The Seahawks entered the NFL in 1976 (along with the Tampa Bay Buccaneers) and played in the AFC from 1977 until the 2001 season, after which they switched to the NFC. As a result, there are not many games in this overall series (just 15 including playoffs) so there aren't as many games to highlight.
The series overview will be after the jump.
This is a rather short series, and the Packers lead the all-time regular season series 8-5. The Packers also lead the playoff series 2-0, with both games being among the most memorable Packers games in recent history. A curious note about this series is that of the 15 overall games in this series, 11 have been Packers home games. The only times the Packers traveled to Seattle to date have been 1987, 1996, 2006, and 2008.
The Packers and Seahawks played three times from 1976-1981, and the Packers won all three games (one in Green Bay, two in Milwaukee). Their point total of 45 points scored in the 1978 game was their highest point total in any game since the 1969 season. Only one of these games was within a touchdown, this being despite the fact that Seattle was not a bad team in the late 1970s and early 1980s.
In 1984, the Seahawks were among the NFL's better teams, and they went into Milwaukee and beat the Packers 30-24. Seattle would end up winning the next two games in 1987 and 1990 to even the series at 3-3.
Green Bay won in Seattle 31-10 on its way to the Super Bowl under head coach Mike Holmgren. After the 1998 season, Holmgren left to become the head coach of Seattle and his first return trip to Green Bay was a successful one as the Seahawks left Lambeau Field with a 27-7 victory in the 1999 season.
2003 was the first time the teams met as NFC teams since the 1976 season. The Packers scored touchdowns on five straight possessions to beat Seattle 35-13, but most everyone remembers the playoff game from that season between the teams (more on this later, with videos for both games).
In 2005, the Packers again beat Seattle, but this was because the Seahawks were resting their starters. The victory gave Green Bay a 4-12 record on the season, and it was widely believed to be Favre's last year in the NFL. Favre returned for two more seasons, and in 2006, the Packers lost in a snowstorm in Seattle, 34-24. Shaun Alexander ran for over 200 yards in that game, and Favre and Matt Hasselbeck combined for six interceptions.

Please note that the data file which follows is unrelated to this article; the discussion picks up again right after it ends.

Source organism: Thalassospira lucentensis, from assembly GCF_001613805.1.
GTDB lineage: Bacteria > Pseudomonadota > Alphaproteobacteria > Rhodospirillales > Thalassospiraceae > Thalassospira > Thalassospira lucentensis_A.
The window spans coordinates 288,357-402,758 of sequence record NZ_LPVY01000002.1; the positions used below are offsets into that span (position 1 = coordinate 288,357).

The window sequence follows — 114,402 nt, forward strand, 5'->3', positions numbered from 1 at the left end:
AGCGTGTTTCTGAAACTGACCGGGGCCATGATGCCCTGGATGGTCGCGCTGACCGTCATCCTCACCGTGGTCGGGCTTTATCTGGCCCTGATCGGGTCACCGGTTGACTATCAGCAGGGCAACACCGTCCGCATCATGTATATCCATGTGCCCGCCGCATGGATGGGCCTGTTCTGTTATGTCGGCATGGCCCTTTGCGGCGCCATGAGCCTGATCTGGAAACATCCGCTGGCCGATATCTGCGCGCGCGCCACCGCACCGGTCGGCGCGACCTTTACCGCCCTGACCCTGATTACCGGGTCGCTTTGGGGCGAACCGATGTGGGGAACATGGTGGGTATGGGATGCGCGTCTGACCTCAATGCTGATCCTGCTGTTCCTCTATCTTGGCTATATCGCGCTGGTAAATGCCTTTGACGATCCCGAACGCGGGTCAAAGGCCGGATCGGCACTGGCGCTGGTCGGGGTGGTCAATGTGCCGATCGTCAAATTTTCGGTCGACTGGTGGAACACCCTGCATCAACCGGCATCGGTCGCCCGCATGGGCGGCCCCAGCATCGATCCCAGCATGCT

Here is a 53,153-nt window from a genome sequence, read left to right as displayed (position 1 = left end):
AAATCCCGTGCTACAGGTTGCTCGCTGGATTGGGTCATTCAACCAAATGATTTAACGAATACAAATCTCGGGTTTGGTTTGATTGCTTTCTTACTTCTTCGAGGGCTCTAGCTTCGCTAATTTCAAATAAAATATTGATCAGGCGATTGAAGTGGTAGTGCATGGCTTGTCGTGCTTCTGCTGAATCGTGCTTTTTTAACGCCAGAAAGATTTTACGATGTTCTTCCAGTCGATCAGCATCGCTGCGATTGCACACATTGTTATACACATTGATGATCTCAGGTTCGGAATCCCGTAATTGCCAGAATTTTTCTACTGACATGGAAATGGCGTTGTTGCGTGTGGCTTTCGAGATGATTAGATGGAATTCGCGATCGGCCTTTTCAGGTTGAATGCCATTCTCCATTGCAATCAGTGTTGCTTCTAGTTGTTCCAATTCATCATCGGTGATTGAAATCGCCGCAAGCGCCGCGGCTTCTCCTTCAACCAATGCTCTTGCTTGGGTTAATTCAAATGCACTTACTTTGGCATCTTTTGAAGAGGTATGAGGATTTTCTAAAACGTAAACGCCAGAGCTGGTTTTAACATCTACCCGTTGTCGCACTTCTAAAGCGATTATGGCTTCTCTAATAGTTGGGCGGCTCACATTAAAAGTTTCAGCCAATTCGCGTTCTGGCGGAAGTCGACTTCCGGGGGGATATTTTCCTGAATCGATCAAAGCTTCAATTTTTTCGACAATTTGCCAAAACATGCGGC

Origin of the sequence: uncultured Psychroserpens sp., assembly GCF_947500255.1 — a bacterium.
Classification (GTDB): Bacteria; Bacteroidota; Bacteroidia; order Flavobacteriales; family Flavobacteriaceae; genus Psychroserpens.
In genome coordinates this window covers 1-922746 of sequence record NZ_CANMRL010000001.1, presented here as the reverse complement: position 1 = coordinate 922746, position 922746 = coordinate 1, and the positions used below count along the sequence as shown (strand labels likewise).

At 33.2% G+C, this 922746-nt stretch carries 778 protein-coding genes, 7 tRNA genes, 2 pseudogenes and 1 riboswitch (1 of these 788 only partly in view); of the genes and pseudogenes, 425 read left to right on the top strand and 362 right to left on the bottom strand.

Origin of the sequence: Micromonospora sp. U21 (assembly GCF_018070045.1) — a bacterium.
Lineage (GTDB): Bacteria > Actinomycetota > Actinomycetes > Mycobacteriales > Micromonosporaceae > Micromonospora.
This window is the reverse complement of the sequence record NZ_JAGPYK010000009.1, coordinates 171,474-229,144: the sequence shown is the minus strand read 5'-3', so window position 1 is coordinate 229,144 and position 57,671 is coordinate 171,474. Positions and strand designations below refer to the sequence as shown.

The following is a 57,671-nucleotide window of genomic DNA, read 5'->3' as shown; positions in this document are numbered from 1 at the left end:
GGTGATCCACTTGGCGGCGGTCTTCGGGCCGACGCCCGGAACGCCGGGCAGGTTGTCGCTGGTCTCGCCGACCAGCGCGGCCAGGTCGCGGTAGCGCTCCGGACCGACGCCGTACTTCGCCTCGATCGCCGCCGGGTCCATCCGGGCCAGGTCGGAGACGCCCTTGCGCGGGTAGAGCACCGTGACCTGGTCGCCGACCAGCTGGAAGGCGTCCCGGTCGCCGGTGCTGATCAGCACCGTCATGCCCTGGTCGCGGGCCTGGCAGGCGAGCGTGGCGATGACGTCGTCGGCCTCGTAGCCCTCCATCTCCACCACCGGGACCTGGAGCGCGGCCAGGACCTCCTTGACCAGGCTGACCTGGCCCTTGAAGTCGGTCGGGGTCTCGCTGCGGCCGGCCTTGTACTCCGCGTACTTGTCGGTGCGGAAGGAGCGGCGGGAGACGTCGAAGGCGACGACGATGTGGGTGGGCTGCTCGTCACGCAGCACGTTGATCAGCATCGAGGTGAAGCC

In 2008, Aaron Rodgers led the Packers to a 27-17 victory at Qwest Field in Seattle, his first game (and win) against Seattle. The following season, the Packers clinched a playoff berth by pounding the Seahawks 48-10 in Lambeau Field.
As mentioned earlier, the two playoff games between the teams are very memorable to this day. After the 2003 season, the Seahawks returned to Lambeau Field hoping to avenge a 35-13 loss to the Packers earlier in the season. This game was back-and-forth, and neither team held momentum for long. It went into overtime, where Matt Hasselbeck famously said "We want the ball, and we're going to score." After an exchange of punts, Hasselbeck threw an interception that Al Harris returned for the game-winning touchdown as the Packers won 33-27.
Four years later, in the 2007 playoffs, the Packers and Seahawks met for a second playoff game, this time in the divisional round. At the beginning of the game, Ryan Grant, who was making his first postseason start, fumbled twice, and the miscues led to two Seahawks touchdowns and a quick 14-0 Seattle lead. Grant redeemed himself, rushing for over 200 yards amid a heavy snowstorm that caused near-whiteout conditions and obscured many of the yard markers. The Packers scored touchdowns on six straight possessions, while holding Seattle to two field goals from the first quarter on. Green Bay won 42-20 and advanced to the NFC Championship game. NFL.com later featured this game in a special "Seahawks vs. Packers revisited" segment with Wayne Larrivee's radio calls. Note: this video is 13 minutes long.
What are your memories of the Packers playing the Seahawks?
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